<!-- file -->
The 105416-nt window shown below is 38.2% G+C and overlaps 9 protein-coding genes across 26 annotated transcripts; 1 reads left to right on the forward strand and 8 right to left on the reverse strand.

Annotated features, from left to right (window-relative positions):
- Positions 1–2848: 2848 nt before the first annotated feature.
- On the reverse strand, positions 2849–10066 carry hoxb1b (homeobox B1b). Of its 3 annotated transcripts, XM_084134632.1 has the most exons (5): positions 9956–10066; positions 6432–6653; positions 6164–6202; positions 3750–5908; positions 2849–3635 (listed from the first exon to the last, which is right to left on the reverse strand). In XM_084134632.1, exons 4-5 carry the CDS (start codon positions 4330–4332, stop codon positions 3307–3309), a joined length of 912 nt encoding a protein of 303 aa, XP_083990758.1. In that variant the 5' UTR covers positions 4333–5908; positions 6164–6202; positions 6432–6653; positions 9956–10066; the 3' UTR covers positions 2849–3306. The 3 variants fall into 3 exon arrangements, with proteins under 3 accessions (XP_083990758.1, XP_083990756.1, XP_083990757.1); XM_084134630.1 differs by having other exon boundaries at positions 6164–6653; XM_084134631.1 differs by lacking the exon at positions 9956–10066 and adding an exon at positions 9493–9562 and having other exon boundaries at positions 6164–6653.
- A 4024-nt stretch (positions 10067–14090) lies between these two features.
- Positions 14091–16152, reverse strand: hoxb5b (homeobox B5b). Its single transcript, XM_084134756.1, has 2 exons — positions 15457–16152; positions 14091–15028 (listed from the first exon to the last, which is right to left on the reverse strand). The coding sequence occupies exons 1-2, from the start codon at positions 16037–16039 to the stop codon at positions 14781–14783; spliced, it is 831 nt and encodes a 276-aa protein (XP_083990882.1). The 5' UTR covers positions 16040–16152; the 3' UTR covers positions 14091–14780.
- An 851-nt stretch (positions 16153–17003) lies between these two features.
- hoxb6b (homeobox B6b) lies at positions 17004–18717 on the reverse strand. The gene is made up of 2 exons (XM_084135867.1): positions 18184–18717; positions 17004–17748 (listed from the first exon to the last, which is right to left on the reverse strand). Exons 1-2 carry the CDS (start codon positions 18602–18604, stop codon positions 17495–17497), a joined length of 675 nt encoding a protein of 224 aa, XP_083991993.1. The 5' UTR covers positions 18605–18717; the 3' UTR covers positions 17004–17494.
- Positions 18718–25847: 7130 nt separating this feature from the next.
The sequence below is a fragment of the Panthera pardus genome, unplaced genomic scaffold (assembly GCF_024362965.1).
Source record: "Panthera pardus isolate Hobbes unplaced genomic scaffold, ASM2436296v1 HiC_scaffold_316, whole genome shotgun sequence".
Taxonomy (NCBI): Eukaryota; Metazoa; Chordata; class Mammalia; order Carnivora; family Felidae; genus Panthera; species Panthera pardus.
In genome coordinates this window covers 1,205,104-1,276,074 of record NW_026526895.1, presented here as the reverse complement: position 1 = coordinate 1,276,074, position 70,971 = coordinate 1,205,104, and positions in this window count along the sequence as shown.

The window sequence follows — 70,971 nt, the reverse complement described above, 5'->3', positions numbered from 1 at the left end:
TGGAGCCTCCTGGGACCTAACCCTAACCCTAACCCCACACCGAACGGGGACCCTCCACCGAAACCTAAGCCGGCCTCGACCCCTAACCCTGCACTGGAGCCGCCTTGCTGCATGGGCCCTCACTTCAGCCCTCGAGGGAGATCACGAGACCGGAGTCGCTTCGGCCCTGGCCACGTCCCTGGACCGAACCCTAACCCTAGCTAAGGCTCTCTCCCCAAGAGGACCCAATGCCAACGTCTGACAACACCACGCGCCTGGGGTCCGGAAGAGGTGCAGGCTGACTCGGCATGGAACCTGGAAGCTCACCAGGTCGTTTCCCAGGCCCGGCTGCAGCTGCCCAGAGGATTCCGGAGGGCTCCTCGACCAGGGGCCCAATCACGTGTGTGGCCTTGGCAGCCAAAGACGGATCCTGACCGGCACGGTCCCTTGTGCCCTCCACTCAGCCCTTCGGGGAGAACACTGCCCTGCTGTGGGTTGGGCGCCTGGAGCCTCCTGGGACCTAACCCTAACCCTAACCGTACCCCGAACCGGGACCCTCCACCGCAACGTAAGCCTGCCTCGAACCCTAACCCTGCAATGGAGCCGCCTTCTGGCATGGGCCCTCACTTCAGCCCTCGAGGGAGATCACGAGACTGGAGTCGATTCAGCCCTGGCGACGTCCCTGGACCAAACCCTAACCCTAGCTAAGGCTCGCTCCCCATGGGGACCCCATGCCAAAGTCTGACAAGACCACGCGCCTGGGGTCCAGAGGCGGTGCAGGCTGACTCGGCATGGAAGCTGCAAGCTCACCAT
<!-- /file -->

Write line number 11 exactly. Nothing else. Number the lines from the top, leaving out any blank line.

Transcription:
Source record: "Panthera pardus isolate Hobbes unplaced genomic scaffold, ASM2436296v1 HiC_scaffold_316, whole genome shotgun sequence".